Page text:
Why are Prenatal Massages More Expensive?

Pregnancy massage is a sort of massage treatment created exclusively for expecting women. Prenatal massage is another name for it. Pregnancy massage can help with some of the aches and pains but why is it so costly?

Why is prenatal massage more expensive? A prenatal massage is more expensive because of the extra care a pregnant woman needs. The techniques involved, equipment, and even the way they are perched or lied down should be handled with care, resulting in costing more.

However, that’s not all. Other reasons for it being expensive are:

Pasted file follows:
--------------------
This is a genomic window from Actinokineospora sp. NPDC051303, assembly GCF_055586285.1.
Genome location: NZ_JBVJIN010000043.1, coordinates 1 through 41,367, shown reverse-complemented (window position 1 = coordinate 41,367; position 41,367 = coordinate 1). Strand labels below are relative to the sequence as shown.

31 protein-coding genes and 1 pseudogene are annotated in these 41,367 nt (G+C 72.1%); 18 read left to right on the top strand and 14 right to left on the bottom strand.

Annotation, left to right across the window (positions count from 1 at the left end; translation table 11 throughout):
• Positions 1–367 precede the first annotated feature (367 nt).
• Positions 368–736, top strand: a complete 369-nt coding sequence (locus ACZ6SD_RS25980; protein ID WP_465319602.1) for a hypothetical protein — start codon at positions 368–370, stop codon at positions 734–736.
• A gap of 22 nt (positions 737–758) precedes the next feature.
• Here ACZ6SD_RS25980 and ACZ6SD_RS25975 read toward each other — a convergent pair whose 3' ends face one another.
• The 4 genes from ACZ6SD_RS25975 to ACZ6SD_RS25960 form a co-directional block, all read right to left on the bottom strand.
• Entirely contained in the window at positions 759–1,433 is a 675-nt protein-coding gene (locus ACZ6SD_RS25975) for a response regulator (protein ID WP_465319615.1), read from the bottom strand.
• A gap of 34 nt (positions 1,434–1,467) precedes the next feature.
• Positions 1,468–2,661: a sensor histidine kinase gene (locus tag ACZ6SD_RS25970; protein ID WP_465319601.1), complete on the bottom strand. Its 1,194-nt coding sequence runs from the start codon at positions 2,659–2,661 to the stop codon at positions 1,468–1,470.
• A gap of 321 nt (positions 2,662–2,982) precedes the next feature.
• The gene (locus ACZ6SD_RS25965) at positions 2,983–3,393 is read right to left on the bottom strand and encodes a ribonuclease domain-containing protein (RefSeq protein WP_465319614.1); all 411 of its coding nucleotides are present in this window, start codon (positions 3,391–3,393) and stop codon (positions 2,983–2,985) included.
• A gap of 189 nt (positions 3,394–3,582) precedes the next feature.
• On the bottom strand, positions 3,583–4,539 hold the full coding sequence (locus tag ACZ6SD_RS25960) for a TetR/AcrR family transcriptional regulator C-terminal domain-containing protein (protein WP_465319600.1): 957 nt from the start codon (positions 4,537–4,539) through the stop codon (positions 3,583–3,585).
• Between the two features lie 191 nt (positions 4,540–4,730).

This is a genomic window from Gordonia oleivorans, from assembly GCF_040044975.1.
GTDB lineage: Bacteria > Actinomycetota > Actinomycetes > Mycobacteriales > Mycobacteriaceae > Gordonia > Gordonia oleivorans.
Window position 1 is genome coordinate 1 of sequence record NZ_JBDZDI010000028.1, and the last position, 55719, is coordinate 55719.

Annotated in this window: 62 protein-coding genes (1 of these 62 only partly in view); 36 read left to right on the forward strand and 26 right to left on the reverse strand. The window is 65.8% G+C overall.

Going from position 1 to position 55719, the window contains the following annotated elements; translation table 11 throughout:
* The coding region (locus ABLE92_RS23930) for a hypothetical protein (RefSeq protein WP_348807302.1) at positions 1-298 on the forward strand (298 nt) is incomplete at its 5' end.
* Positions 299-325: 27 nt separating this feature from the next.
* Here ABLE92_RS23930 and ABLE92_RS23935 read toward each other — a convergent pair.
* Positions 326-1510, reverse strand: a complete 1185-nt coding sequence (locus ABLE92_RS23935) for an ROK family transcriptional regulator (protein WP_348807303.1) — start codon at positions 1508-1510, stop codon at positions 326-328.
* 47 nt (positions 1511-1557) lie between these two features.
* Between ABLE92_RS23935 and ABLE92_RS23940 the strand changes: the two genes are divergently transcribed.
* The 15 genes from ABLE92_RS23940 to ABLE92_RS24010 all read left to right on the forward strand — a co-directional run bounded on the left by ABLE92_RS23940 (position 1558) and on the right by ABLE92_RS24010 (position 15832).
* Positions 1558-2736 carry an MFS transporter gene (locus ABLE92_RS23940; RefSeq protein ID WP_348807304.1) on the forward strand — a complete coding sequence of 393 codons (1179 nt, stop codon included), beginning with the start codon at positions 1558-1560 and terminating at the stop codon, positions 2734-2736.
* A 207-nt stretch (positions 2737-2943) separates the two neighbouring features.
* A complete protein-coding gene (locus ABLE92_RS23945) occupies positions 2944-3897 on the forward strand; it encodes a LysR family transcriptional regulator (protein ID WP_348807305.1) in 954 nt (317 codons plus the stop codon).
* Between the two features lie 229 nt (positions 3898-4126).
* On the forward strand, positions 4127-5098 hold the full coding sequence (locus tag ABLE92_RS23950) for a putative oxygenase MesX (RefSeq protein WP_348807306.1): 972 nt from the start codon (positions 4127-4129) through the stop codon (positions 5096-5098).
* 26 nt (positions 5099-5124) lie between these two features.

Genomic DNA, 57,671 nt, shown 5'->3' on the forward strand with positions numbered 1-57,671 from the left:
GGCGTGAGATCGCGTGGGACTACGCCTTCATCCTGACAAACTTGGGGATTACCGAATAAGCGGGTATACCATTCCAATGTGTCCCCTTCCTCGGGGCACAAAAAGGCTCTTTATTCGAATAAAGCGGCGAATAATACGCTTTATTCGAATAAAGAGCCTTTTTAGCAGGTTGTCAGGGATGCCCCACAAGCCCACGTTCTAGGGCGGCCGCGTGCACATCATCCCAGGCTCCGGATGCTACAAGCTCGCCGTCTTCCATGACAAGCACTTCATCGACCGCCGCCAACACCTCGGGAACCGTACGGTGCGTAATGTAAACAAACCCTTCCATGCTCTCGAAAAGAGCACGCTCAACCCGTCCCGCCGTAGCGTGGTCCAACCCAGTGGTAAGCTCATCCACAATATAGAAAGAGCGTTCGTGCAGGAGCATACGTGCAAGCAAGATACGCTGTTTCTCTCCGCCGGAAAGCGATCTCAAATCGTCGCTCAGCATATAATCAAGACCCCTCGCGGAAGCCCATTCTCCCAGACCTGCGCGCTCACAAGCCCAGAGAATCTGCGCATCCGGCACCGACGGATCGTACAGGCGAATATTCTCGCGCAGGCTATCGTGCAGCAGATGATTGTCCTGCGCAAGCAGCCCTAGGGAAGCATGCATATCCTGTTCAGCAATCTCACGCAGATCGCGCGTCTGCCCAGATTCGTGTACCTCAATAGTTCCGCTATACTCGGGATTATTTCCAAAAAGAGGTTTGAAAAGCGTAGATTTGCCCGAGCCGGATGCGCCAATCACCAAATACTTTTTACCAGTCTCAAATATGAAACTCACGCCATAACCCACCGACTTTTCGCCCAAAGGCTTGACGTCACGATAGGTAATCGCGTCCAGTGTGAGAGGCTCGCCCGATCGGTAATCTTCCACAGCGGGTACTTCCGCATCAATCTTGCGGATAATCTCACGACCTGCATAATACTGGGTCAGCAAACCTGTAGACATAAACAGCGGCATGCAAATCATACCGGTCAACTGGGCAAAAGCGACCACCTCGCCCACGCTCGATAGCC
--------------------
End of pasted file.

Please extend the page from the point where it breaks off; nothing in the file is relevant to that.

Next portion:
• Removing toxins from the body
  • Increased flexibility
  • More relaxing sleep
  • Boosting immune system
  • Weariness reduction
  • Increasing blood flow

Pain Reduction:

Some patients experience low back, pelvic, neck, shoulder, or sciatic nerve pain as the abdomen expands due to the tension on their joints and muscles.

Professional prenatal massage therapy might help to alleviate this discomfort. Studies have shown it to help with leg and back pain during pregnancy.

Swelling is reduced:

Edema, or swelling, is also common during pregnancy. Because the developing uterus puts pressure on the veins in the legs, the fluid buildup is more noticeable in the legs, ankles, and feet.

More Restful Sleep:

Due to physical discomfort, tension, and anxiety, sleeping problems are prevalent at all stages of pregnancy. Massage may help you get rid of insomnia during pregnancy.